It's nice that the nation is interested in what's happening in Connecticut. We don't get much attention. We're too small and usually too Democratic to matter in presidential races, and we're not as nuts as Massachusetts on social and tax policy, so we get ignored.
But now that Ned Lamont is drawing within striking distance of Joe Lieberman, the rest of the country has taken notice of us.
You know what? I think I liked it better the other way.
David Brooks weighs in:
Sometimes history comes with previews. In the 1930's, the Spanish Civil War served as a precursor to the global conflict that was World War II. And in a smaller fashion, the primary battle playing out on the smiling lawns of upscale Connecticut serves as a preview for the national conflict that will dominate American politics for the next two years. (Brooks)
"The smiling lawns of upscale Connecticut"? Has he seen the distinctly unsmiling dirt pile that is my lawn? Has he been to Connecticut past Greenwich? To David Brooks, we barely exist at all, except as a one-dimensional backdrop for a bit of national political theater.
Then there's this from the LA Times:
Ned Lamont's challenge to Sen. Joe Lieberman in next month's Connecticut primary has blossomed into a full-scale Democratic civil war. What's at stake is the legitimacy of partisanship.
But if Lieberman's allies are irritating and often wrongheaded, alas, his enemies are worse. Lieberman recently declared, "I have loyalties that are greater than those to my party." Markos Moulitsas, the lefty blogger from Daily Kos who has appeared in a Lamont commercial and has made Lieberman's defeat a personal crusade, posted this quote on his website in the obvious belief that it's self-evidently absurd. But shouldn't we all have greater loyalties than the one to our party — say, to our country? Partisanship isn't nothing, but must it be everything? (Chait)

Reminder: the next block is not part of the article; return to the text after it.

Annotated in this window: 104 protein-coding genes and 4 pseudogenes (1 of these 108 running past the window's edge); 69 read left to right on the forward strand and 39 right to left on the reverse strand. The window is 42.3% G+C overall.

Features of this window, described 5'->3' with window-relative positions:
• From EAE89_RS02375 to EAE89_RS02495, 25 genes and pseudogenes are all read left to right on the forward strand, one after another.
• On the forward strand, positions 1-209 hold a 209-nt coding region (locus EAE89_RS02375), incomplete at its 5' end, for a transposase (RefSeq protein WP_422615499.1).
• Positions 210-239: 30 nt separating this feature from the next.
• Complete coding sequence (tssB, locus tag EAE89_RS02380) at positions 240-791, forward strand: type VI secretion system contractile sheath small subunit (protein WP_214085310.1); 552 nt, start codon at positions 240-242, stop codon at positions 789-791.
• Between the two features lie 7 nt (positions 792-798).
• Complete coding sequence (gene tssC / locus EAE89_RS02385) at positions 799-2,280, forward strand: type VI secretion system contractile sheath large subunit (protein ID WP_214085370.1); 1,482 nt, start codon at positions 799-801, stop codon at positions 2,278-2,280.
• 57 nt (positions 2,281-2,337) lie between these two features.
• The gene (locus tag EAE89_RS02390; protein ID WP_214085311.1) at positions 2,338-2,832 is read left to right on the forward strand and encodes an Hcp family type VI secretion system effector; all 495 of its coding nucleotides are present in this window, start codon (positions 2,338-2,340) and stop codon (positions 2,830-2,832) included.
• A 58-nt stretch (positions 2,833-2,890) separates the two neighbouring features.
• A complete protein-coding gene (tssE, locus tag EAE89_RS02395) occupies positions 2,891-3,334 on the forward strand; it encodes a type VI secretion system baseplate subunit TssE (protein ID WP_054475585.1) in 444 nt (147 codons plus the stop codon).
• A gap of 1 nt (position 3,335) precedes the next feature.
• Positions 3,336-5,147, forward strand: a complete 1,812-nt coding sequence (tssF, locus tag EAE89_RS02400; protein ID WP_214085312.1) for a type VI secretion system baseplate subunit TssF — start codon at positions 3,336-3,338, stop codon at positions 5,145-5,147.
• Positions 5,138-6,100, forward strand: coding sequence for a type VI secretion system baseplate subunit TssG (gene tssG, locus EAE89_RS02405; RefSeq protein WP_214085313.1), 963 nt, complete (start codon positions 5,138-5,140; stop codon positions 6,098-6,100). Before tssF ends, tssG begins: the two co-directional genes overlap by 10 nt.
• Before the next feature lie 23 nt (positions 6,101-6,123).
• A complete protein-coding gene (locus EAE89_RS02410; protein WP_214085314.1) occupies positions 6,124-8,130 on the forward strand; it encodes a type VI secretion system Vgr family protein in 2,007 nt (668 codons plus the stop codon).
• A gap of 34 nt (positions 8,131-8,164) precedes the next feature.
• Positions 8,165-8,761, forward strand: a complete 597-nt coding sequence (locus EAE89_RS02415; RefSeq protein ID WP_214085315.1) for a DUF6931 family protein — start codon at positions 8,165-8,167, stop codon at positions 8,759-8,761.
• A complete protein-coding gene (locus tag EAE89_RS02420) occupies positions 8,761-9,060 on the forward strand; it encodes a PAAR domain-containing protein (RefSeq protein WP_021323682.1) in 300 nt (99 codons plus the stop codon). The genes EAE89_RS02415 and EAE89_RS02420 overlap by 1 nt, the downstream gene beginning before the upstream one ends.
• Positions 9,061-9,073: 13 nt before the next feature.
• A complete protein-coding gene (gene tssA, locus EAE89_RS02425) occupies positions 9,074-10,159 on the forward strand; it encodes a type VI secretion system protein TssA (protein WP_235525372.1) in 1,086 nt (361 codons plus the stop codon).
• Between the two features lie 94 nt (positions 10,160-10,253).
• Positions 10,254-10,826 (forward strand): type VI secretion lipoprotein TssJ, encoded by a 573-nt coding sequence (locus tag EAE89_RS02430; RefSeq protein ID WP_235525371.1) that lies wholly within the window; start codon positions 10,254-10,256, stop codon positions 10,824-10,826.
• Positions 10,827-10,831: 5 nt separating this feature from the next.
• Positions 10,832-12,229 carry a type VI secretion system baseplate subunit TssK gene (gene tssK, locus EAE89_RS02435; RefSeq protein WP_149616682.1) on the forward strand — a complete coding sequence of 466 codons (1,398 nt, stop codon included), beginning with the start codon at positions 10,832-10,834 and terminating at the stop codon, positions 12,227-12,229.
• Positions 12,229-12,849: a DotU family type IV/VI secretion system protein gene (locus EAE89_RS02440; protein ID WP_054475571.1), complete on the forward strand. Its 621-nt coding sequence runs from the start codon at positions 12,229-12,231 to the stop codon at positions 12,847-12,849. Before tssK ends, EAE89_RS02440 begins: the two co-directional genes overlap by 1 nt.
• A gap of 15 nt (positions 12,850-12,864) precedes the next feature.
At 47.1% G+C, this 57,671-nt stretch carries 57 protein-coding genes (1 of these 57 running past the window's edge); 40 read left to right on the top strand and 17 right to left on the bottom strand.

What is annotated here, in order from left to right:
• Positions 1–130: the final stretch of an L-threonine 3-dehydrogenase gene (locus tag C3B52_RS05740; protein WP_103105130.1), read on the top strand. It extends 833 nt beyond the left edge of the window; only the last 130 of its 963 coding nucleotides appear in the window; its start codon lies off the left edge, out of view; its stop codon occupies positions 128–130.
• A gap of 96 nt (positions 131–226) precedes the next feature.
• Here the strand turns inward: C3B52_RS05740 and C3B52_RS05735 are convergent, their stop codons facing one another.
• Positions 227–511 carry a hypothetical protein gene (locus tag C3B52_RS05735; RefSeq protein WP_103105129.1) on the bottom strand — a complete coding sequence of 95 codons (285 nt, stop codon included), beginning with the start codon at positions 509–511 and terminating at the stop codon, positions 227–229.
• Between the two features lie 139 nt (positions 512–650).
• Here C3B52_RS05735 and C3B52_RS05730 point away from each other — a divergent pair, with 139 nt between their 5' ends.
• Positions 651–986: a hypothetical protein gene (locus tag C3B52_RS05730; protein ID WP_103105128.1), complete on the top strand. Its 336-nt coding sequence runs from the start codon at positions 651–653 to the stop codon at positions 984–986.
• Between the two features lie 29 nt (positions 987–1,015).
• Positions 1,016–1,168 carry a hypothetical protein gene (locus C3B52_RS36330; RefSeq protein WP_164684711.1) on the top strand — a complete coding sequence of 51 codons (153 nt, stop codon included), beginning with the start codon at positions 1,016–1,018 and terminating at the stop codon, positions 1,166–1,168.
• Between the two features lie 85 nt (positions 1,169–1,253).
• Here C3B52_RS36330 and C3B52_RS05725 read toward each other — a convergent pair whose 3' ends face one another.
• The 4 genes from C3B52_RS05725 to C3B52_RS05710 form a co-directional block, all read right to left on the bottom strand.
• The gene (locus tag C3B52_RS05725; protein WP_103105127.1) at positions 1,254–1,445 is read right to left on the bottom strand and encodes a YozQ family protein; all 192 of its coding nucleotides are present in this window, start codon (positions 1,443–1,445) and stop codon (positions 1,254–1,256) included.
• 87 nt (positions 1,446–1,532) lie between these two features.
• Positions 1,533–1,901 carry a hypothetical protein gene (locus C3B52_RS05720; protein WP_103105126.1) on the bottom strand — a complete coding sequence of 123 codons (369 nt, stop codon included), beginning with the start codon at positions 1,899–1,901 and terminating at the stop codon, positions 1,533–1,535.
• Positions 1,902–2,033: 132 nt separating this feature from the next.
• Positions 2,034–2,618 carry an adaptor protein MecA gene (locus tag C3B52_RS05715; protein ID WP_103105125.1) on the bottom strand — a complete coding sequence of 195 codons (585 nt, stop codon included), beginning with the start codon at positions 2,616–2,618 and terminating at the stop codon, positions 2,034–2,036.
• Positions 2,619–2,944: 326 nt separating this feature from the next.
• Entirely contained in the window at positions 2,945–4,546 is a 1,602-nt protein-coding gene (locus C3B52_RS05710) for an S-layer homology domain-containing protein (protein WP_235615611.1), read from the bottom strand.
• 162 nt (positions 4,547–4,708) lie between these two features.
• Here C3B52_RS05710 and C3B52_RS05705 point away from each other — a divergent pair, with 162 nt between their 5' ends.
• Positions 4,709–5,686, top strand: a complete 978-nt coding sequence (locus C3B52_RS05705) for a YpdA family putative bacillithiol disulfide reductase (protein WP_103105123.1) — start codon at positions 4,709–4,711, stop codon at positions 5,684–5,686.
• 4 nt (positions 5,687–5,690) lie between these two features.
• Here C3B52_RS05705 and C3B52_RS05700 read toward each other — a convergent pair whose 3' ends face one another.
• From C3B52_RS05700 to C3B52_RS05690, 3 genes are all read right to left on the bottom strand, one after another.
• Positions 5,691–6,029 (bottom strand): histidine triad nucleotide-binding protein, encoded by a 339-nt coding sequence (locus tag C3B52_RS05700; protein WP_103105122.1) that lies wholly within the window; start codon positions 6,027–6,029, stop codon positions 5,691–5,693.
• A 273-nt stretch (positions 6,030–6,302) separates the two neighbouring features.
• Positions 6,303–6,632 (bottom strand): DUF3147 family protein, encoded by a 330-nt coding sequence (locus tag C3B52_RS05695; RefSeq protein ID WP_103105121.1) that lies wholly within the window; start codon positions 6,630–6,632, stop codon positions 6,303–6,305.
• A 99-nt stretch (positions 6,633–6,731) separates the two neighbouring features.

Lost amidst the screaming from out of state is the simple essence of the Lieberman/Lamont primary, which is that every once in a great while, Connecticut voters get cranky. At those times, it is our right as citizens of the world's first constitutional democracy to boot out the incumbent and replace him or her with someone else.
The simplest question, free of all national strings, is this: Does Joe Lieberman or Ned Lamont better represent Connecticut's Democrats?
Then in November, when the primary is forgotten, all of our voters get to decide which candidate best represents Connecticut as a whole. It will probably be Joe Lieberman. We usually play it safe. But then again, this time we might not. Maybe we don't like the war so much. Maybe we're sick of the same guy in office, year after year. Maybe we want change, for once.
We aren't just some sprawling suburb of New York, bursting with millionaires and coffee-slurping intellectuals. This is a real place. We exist. We live, breathe, have families, go to work and play out our lives right here. Our voters don't care about the legitimacy of partisanship. We don't care about a liberal inquisition, or party purges, or an impending Democratic civil war. We don't care about Markos Moutsalis, David Brooks, Joe Biden or Maxine Waters.
We care about Joe Lieberman and Ned Lamont. The national implications can play out as they will.
Brooks, David. "The Liberal Inquisition." New York Times 9 July, 2006.
Chait, Johnathan. "Purely foolish Democrats." Los Angeles Times 9 July, 2006.